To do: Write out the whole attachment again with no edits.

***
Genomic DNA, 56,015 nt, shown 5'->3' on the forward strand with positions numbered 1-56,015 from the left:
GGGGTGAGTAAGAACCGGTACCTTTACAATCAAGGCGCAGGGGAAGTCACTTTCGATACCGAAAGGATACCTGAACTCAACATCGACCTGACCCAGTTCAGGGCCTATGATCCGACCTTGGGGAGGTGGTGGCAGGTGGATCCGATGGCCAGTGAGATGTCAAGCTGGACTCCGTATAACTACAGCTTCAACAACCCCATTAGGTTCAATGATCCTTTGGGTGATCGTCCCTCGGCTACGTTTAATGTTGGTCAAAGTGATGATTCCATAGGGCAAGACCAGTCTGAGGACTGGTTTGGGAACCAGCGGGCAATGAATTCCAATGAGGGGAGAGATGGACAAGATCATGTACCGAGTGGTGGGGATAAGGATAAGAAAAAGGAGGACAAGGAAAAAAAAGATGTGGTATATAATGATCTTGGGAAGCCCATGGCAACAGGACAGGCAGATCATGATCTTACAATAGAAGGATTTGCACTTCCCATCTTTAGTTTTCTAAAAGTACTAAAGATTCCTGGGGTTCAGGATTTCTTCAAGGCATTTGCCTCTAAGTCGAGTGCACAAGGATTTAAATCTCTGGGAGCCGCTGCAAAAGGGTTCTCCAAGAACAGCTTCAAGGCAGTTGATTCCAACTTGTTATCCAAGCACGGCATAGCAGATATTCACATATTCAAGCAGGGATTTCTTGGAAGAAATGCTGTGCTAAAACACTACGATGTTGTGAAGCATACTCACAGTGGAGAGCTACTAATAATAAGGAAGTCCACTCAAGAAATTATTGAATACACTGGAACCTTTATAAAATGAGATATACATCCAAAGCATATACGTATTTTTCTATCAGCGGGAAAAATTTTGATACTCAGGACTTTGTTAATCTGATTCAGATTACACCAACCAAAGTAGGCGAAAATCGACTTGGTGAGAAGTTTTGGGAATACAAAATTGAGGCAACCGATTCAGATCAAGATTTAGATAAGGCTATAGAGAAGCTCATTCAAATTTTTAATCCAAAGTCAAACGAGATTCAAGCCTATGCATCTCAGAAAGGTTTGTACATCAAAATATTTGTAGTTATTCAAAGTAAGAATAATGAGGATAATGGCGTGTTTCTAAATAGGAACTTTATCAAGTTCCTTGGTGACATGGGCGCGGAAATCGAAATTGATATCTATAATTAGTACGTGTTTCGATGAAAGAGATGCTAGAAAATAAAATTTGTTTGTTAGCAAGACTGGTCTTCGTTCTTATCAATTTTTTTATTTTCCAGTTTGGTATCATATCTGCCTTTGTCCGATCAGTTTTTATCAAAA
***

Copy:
Genomic DNA, 56,015 nt, shown 5'->3' on the forward strand with positions numbered 1-56,015 from the left:
GGGGTGAGTAAGAACCGGTACCTTTACAATCAAGGCGCAGGGGAAGTCACTTTCGATACCGAAAGGATACCTGAACTCAACATCGACCTGACCCAGTTCAGGGCCTATGATCCGACCTTGGGGAGGTGGTGGCAGGTGGATCCGATGGCCAGTGAGATGTCAAGCTGGACTCCGTATAACTACAGCTTCAACAACCCCATTAGGTTCAATGATCCTTTGGGTGATCGTCCCTCGGCTACGTTTAATGTTGGTCAAAGTGATGATTCCATAGGGCAAGACCAGTCTGAGGACTGGTTTGGGAACCAGCGGGCAATGAATTCCAATGAGGGGAGAGATGGACAAGATCATGTACCGAGTGGTGGGGATAAGGATAAGAAAAAGGAGGACAAGGAAAAAAAAGATGTGGTATATAATGATCTTGGGAAGCCCATGGCAACAGGACAGGCAGATCATGATCTTACAATAGAAGGATTTGCACTTCCCATCTTTAGTTTTCTAAAAGTACTAAAGATTCCTGGGGTTCAGGATTTCTTCAAGGCATTTGCCTCTAAGTCGAGTGCACAAGGATTTAAATCTCTGGGAGCCGCTGCAAAAGGGTTCTCCAAGAACAGCTTCAAGGCAGTTGATTCCAACTTGTTATCCAAGCACGGCATAGCAGATATTCACATATTCAAGCAGGGATTTCTTGGAAGAAATGCTGTGCTAAAACACTACGATGTTGTGAAGCATACTCACAGTGGAGAGCTACTAATAATAAGGAAGTCCACTCAAGAAATTATTGAATACACTGGAACCTTTATAAAATGAGATATACATCCAAAGCATATACGTATTTTTCTATCAGCGGGAAAAATTTTGATACTCAGGACTTTGTTAATCTGATTCAGATTACACCAACCAAAGTAGGCGAAAATCGACTTGGTGAGAAGTTTTGGGAATACAAAATTGAGGCAACCGATTCAGATCAAGATTTAGATAAGGCTATAGAGAAGCTCATTCAAATTTTTAATCCAAAGTCAAACGAGATTCAAGCCTATGCATCTCAGAAAGGTTTGTACATCAAAATATTTGTAGTTATTCAAAGTAAGAATAATGAGGATAATGGCGTGTTTCTAAATAGGAACTTTATCAAGTTCCTTGGTGACATGGGCGCGGAAATCGAAATTGATATCTATAATTAGTACGTGTTTCGATGAAAGAGATGCTAGAAAATAAAATTTGTTTGTTAGCAAGACTGGTCTTCGTTCTTATCAATTTTTTTATTTTCCAGTTTGGTATCATATCTGCCTTTGTCCGATCAGTTTTTATCAAAA